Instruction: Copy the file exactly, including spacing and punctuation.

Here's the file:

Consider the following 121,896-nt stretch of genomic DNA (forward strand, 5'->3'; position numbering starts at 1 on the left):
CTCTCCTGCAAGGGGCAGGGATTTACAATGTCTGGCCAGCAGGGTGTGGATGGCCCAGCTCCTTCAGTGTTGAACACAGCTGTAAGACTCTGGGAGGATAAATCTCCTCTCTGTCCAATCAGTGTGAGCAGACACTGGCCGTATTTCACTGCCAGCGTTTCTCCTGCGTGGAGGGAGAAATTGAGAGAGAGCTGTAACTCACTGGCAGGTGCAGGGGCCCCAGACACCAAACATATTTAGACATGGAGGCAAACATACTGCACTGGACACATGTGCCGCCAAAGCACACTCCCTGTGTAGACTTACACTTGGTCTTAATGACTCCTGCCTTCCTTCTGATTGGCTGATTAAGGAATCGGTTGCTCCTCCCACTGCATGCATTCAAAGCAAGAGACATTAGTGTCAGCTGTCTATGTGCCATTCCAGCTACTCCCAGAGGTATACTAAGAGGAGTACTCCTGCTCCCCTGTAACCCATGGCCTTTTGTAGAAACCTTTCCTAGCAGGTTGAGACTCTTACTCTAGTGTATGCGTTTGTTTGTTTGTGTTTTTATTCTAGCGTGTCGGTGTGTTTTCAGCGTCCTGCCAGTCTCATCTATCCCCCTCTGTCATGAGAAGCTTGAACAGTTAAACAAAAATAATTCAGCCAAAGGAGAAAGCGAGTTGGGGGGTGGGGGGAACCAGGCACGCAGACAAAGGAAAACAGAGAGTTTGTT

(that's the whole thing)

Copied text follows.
Consider the following 121,896-nt stretch of genomic DNA (forward strand, 5'->3'; position numbering starts at 1 on the left):
CTCTCCTGCAAGGGGCAGGGATTTACAATGTCTGGCCAGCAGGGTGTGGATGGCCCAGCTCCTTCAGTGTTGAACACAGCTGTAAGACTCTGGGAGGATAAATCTCCTCTCTGTCCAATCAGTGTGAGCAGACACTGGCCGTATTTCACTGCCAGCGTTTCTCCTGCGTGGAGGGAGAAATTGAGAGAGAGCTGTAACTCACTGGCAGGTGCAGGGGCCCCAGACACCAAACATATTTAGACATGGAGGCAAACATACTGCACTGGACACATGTGCCGCCAAAGCACACTCCCTGTGTAGACTTACACTTGGTCTTAATGACTCCTGCCTTCCTTCTGATTGGCTGATTAAGGAATCGGTTGCTCCTCCCACTGCATGCATTCAAAGCAAGAGACATTAGTGTCAGCTGTCTATGTGCCATTCCAGCTACTCCCAGAGGTATACTAAGAGGAGTACTCCTGCTCCCCTGTAACCCATGGCCTTTTGTAGAAACCTTTCCTAGCAGGTTGAGACTCTTACTCTAGTGTATGCGTTTGTTTGTTTGTGTTTTTATTCTAGCGTGTCGGTGTGTTTTCAGCGTCCTGCCAGTCTCATCTATCCCCCTCTGTCATGAGAAGCTTGAACAGTTAAACAAAAATAATTCAGCCAAAGGAGAAAGCGAGTTGGGGGGTGGGGGGAACCAGGCACGCAGACAAAGGAAAACAGAGAGTTTGTT